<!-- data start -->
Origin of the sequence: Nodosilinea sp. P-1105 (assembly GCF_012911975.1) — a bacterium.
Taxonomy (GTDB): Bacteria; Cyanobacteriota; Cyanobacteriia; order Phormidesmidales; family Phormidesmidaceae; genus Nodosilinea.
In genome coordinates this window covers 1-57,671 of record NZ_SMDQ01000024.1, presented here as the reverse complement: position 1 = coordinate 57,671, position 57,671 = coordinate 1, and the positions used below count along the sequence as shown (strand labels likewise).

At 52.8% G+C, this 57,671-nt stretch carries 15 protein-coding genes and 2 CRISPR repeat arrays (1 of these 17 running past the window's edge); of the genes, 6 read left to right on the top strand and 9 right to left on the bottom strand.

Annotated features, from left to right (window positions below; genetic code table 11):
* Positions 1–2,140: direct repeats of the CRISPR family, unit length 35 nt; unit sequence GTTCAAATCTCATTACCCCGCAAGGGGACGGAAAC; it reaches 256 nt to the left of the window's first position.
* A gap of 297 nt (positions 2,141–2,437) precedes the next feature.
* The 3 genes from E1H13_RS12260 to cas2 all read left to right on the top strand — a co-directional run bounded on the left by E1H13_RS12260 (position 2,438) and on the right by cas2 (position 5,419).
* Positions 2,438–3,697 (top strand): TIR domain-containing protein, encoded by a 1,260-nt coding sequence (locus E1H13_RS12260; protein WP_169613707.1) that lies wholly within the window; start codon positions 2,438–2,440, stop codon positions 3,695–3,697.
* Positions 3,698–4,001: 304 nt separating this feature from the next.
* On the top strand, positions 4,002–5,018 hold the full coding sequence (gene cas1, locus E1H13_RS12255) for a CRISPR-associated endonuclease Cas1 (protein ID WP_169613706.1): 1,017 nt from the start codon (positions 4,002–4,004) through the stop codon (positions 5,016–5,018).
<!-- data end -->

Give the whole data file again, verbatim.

Origin of the sequence: Nodosilinea sp. P-1105 (assembly GCF_012911975.1) — a bacterium.
Taxonomy (GTDB): Bacteria; Cyanobacteriota; Cyanobacteriia; order Phormidesmidales; family Phormidesmidaceae; genus Nodosilinea.
In genome coordinates this window covers 1-57,671 of record NZ_SMDQ01000024.1, presented here as the reverse complement: position 1 = coordinate 57,671, position 57,671 = coordinate 1, and the positions used below count along the sequence as shown (strand labels likewise).

At 52.8% G+C, this 57,671-nt stretch carries 15 protein-coding genes and 2 CRISPR repeat arrays (1 of these 17 running past the window's edge); of the genes, 6 read left to right on the top strand and 9 right to left on the bottom strand.

Annotated features, from left to right (window positions below; genetic code table 11):
* Positions 1–2,140: direct repeats of the CRISPR family, unit length 35 nt; unit sequence GTTCAAATCTCATTACCCCGCAAGGGGACGGAAAC; it reaches 256 nt to the left of the window's first position.
* A gap of 297 nt (positions 2,141–2,437) precedes the next feature.
* The 3 genes from E1H13_RS12260 to cas2 all read left to right on the top strand — a co-directional run bounded on the left by E1H13_RS12260 (position 2,438) and on the right by cas2 (position 5,419).
* Positions 2,438–3,697 (top strand): TIR domain-containing protein, encoded by a 1,260-nt coding sequence (locus E1H13_RS12260; protein WP_169613707.1) that lies wholly within the window; start codon positions 2,438–2,440, stop codon positions 3,695–3,697.
* Positions 3,698–4,001: 304 nt separating this feature from the next.
* On the top strand, positions 4,002–5,018 hold the full coding sequence (gene cas1, locus E1H13_RS12255) for a CRISPR-associated endonuclease Cas1 (protein ID WP_169613706.1): 1,017 nt from the start codon (positions 4,002–4,004) through the stop codon (positions 5,016–5,018).